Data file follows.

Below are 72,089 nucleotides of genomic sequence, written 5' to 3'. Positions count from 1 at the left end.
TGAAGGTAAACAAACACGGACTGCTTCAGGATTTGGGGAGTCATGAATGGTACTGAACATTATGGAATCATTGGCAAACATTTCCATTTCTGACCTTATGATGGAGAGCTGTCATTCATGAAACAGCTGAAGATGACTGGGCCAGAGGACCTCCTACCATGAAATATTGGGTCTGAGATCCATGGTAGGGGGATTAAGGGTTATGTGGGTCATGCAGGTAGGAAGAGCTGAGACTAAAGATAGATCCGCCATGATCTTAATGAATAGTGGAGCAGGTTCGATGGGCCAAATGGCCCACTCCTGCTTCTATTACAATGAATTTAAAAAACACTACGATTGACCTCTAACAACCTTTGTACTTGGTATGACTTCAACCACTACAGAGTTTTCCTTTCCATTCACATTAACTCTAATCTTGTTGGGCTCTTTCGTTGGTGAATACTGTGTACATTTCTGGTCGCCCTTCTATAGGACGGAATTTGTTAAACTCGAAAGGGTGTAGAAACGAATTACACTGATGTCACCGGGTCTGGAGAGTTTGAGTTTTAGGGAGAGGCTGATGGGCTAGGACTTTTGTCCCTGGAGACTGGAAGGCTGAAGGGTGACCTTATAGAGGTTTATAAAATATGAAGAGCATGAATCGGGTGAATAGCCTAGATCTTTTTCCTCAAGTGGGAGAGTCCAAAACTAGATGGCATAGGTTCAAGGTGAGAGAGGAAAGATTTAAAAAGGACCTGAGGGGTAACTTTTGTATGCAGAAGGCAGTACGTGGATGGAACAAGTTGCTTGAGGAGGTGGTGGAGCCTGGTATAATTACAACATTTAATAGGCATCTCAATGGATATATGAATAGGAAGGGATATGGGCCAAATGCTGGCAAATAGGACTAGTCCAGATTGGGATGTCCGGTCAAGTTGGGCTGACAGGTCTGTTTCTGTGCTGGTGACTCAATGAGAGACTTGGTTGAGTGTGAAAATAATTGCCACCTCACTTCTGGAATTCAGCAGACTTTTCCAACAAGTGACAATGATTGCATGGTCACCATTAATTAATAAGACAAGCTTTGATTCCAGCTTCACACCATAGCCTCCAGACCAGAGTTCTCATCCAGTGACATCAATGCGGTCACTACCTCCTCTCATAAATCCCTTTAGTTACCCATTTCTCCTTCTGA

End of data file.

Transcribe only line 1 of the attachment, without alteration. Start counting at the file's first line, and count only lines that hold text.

Below are 72,089 nucleotides of genomic sequence, written 5' to 3'. Positions count from 1 at the left end.